A Predictive Approach to Modelling Frictional Joint Performance (PAMFJP)

Lead Research Organisation: Imperial College London
Department Name: Dept of Mechanical Engineering


The proposed research aims to address the problems inherent in predicting the behaviour of frictional joints. Such joints are an important feature of a wide range of engineering products. Joint behaviour can be beneficial (e.g. by introducing frictional damping and controlling vibration amplitude) or detrimental (e.g. by inducing accelerated wear of fatigue failure). Whilst models now exist for some of these phenomena, it is at present difficult to predict the frictional behaviour of an interface in advance without making experimental measurements under representative conditions. Indeed, uncertainties associated with the behaviour of frictional joints are one of the remaining obstacles to reliable prediction of vibration amplitides and resulting component life.The proposed work addresses the difficulteis outlined above through a combined experimental and modelling programme undertaken by two leading groups in the traditionally separate areas of vibration and structural integrity. The work will be undertaken from a common standpoint and will result in a holistic approach which is valuable to both communities. Intitially, measurements will be made of joint performance using two standard geometries and two material pairs. Measurements will then be taken to characterise the surface topography, material properties, and interface behaviour at microstructural and asperity scales. These measurements will provide input for modelling of the contact, initially at the scale of a single asperity, but later generalised using statistical methods to provide predictions of overall contact behaviour. These predictions will be based on recent developments in the understanding of interface behaviour at the micro- and nano- scales.Finally, validation experiments will be carried out. These will be carefully chosen to give validation of the model in circumstances which differ significantly from the initial characterisation experiments. The overall output of the proposed work will be an enhanced understanding and predictive modelling approach for frictional joints in engineering assemblies such as gas turbine engines. The result will be increased confidence in joint (and therefore overall system) performance, and a reduction in the need for characterisation experiments.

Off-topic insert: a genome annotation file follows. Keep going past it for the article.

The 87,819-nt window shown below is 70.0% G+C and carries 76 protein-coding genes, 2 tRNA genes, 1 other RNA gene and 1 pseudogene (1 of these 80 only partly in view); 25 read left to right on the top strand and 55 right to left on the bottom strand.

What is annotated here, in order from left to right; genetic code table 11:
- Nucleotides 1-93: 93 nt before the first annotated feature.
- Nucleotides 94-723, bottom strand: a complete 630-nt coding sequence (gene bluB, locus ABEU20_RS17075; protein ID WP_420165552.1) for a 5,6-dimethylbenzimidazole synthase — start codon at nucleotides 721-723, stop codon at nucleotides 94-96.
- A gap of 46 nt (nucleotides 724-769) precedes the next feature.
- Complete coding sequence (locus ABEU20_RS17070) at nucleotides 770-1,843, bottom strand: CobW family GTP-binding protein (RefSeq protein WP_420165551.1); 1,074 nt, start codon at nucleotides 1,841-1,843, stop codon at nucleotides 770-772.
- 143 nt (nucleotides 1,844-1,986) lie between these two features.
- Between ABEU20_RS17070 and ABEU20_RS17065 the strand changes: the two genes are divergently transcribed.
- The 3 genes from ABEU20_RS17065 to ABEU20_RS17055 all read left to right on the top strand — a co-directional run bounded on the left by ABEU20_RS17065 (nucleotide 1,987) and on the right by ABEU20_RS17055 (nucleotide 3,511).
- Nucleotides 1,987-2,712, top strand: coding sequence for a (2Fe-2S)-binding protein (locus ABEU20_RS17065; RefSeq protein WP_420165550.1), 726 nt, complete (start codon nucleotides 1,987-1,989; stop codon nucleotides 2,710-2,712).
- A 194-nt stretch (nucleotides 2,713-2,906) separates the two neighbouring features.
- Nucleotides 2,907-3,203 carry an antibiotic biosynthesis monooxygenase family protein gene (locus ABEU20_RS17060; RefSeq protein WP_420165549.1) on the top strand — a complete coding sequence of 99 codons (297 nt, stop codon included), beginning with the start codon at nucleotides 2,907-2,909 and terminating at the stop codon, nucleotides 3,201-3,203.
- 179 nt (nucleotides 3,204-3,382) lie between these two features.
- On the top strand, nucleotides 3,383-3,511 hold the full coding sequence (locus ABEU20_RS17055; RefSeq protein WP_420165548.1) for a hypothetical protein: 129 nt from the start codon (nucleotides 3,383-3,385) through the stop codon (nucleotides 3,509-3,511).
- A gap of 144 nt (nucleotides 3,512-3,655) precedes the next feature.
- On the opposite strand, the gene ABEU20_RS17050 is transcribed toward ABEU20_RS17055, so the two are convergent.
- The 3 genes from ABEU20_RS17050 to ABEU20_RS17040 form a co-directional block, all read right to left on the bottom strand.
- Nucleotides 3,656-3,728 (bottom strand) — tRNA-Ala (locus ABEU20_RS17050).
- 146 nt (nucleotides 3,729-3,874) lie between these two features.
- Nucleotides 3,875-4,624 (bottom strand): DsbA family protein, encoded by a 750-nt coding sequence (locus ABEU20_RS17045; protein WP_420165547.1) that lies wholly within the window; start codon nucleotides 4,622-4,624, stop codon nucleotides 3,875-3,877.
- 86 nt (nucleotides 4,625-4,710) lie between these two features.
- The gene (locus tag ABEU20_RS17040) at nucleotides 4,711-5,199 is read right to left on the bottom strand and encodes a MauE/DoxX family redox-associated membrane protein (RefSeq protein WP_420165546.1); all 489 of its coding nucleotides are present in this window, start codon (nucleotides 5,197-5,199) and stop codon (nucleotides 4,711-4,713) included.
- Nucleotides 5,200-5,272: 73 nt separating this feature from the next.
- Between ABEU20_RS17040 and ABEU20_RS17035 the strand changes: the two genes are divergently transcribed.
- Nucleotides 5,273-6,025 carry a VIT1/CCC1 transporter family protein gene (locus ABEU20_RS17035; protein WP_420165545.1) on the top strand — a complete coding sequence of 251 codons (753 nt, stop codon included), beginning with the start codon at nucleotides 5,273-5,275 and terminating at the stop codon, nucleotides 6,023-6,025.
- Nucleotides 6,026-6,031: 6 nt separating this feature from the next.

Description (i) We performed a comprehensive set of experimental measurements of macroscopic load-displacement (hysteresis) response for two material pairs subjected to relative motion and a range of well-characterised surface topographies and developed a thorough understanding of teh frictional response of these pairs.
(ii) We compared and correlated existing approaches to the characterisation of frictional interfaces, which unifies the understanding currently held by the dynamics, tribology and structural integrity communities. A single coherent framework which can describe the interface appropriately in each of these areas was developed, highlighting the importance of surface oxides and material transformation during wear.
(iii) Development of an asperity-scale model of frictional contact which incorporates understanding of interface mechanics at the micro and nano-scale together with appropriate material behaviour.
(iv) We have conducted detailed studies of single asperieties and failure mechanisms and wear fundamentals, which have helped undertsanding the role of plasticity in contact problems.
(v) Development of a statistical model for real surfaces which have been generalised from the asperity-scale model to engineering surfaces and predict the effects of surface topography and material properties on interfacial frictional damping.